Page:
Maj. Danelle Gamble, 40th Military Police Battalion (Detention) executive officer, delivers her "Counting Women In" Women's Equality Day observance speech Aug. 30 at Marshall Lecture Hall. Gamble listed several soldiers she has known during her military career who have affected her by "counting her in" even when she said she counted herself out. Photo by Paige Cox/Combined Arms Center intern

Maj. Danelle Gamble, 40th Military Police Battalion (Detention) executive officer, was the speaker for the Women’s Equality Day observance, hosted by the Combined Arms Center and Fort Leavenworth, Aug. 30 in Marshall Lecture Hall at the Lewis and Clark Center.

Gamble said she was honored to be asked to give remarks 101 years after the adoption of the 19th Amendment on Aug. 26, 1920. Women’s Equality Day is observed each year around Aug. 26 to commemorate.Gamble began her remarks saying that “counting women in” has only made the Army stronger. She spoke about some of the accomplishments of women who “broke glass ceilings and detached them-selves from sticky floors.”

Maj. Danelle Gamble, 40th Military Police Battalion (Detention) executive officer, delivers her “Counting Women In” Women’s Equality Day observance speech Aug. 30 at Marshall Lecture Hall. Gamble listed several soldiers she has known during her military career who have affected her by “counting her in” even when she said she counted herself out. Photo by Paige Cox/Combined Arms Center intern

Gamble said while her road to where she is now was clearer than it was for her predecessors, she nods to women like Ida B. Wells and Sara Bard Field. These suffragettes and their colleagues paved the way for the revolution in women’s rights movements.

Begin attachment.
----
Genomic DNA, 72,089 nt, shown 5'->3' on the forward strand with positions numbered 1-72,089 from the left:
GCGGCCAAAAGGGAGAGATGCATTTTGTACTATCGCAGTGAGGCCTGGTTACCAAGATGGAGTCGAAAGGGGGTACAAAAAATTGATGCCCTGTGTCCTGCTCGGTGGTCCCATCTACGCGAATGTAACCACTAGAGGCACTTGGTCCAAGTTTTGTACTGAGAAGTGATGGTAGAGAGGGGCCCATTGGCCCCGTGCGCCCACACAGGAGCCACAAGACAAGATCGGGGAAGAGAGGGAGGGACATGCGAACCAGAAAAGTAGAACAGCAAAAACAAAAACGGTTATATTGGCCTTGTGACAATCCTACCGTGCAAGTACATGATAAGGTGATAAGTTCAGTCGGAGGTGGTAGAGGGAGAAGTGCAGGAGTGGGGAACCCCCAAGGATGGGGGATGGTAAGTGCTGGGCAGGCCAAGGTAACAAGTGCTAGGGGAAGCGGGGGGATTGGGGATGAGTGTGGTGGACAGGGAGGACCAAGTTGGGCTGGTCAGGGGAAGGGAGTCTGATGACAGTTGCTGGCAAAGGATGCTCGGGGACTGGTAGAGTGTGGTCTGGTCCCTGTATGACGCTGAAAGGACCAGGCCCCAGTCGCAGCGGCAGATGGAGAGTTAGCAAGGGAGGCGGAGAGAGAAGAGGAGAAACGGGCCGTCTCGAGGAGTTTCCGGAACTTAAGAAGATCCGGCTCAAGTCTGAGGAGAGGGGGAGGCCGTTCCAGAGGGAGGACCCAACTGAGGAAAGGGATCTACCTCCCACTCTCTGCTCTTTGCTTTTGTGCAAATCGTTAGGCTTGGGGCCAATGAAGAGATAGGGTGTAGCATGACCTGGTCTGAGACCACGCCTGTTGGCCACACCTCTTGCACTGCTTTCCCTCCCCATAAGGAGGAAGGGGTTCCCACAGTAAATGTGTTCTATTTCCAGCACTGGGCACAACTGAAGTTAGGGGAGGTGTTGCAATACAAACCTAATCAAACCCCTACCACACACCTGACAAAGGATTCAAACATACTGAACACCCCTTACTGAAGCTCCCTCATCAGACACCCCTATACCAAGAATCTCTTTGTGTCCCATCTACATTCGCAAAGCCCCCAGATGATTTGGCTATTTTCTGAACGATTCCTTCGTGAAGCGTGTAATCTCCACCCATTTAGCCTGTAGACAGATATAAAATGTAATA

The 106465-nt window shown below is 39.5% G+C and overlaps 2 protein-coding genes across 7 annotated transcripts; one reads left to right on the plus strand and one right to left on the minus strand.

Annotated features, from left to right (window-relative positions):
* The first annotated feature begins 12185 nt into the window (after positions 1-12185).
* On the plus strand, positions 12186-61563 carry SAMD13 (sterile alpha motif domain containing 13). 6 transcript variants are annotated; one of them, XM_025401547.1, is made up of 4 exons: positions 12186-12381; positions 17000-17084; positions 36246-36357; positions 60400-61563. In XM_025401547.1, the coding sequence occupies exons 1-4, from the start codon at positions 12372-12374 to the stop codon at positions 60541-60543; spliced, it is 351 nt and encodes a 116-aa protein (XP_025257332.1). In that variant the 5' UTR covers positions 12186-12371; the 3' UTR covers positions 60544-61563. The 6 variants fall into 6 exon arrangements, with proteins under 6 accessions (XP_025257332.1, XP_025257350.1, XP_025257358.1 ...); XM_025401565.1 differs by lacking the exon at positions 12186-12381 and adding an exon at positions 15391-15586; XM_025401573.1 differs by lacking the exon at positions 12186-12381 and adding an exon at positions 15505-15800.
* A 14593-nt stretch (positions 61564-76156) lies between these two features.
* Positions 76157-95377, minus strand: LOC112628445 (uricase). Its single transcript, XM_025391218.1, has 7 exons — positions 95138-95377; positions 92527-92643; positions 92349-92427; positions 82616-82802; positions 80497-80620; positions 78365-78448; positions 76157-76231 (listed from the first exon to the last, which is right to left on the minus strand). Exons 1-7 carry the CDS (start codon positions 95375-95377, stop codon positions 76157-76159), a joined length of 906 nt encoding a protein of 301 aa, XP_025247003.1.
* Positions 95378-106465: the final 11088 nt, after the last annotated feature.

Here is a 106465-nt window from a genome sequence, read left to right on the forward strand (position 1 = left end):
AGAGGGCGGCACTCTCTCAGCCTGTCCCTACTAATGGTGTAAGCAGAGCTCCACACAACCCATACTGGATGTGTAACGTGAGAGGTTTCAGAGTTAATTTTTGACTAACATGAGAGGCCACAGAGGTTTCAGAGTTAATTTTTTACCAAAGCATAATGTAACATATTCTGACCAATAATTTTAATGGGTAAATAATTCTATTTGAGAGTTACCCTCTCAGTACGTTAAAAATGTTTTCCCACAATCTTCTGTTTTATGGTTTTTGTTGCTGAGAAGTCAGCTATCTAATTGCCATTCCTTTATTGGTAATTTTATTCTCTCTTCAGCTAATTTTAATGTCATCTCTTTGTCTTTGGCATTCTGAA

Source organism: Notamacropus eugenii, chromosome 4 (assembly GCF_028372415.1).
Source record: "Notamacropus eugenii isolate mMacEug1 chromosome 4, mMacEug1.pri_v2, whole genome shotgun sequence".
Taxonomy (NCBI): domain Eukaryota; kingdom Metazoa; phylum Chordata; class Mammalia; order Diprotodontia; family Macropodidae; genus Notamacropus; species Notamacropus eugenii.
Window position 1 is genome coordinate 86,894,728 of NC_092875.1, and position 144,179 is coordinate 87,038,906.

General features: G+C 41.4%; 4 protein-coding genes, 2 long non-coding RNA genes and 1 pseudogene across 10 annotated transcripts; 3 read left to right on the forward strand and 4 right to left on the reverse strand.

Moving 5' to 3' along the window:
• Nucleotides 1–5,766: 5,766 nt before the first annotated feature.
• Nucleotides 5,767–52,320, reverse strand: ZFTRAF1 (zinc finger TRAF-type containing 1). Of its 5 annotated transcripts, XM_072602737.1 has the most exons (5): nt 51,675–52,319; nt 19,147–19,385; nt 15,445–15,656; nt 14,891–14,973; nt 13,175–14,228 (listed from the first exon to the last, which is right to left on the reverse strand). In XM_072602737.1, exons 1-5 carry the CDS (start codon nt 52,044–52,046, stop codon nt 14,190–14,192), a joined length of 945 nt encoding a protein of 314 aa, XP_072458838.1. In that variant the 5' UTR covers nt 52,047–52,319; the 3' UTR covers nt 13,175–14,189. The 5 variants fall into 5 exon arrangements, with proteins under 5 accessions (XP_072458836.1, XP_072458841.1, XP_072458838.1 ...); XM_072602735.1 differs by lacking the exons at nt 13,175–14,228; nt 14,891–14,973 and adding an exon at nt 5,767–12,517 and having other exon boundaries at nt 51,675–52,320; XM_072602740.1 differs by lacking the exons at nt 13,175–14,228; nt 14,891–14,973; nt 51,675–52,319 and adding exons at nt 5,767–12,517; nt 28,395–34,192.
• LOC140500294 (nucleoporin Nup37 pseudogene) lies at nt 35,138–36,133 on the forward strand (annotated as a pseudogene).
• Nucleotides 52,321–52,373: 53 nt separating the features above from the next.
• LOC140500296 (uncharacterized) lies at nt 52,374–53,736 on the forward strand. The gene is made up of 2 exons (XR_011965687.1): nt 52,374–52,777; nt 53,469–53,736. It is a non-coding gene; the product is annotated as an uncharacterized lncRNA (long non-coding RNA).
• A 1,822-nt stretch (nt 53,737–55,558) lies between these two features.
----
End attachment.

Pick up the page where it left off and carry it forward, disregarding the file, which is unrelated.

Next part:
Gamble said that the messaging and movement wasn’t over, noting that the 19th Amendment took 64 years to be ratified by every state, and for Mississippi that has been only 37 years, with the final approval in 1984.

Culturally, Gamble said, messaging from both men and women needed improvement as both groups were likely to count women out. She said stigmas on anatomy weakness, unit mentalities of disappointment of receiving female soldiers, and traditional stereotypes of the female homemaker were all common ways to count women out.

Gamble said most of these habits are done without malice and only out of the conditioning society has taught an acceptance toward.

Gamble said that women need to remember that they matter, have value and purpose.

Lt. Gen. Theodore Martin thanks Women’s Equality Day observance speaker Maj. Danelle Gamble, 40th Military Police Battalion (Detention) executive officer, for her remarks Aug. 30 in Marshall Lecture Hall. “Count me in” was the theme of Gamble’s speech. Photo by Paige Cox/Combined Arms Center intern

She challenged every soldier to make a conscious effort to count women in.

“Women are created different but equal,” Gamble said. “Our nation is not complete until all Americans have equal liberties.”

Following her talking points, Gamble was presented with a certificate and coin from Combined Arms Center Commanding General Lt. Gen. Theodore Martin and CAC Command Sgt. Maj. Stephen Helton.

Martin said he would make sure to not only count Gamble in but other female soldiers as well.

For Gamble’s full remarks, visit the CAC Facebook page.

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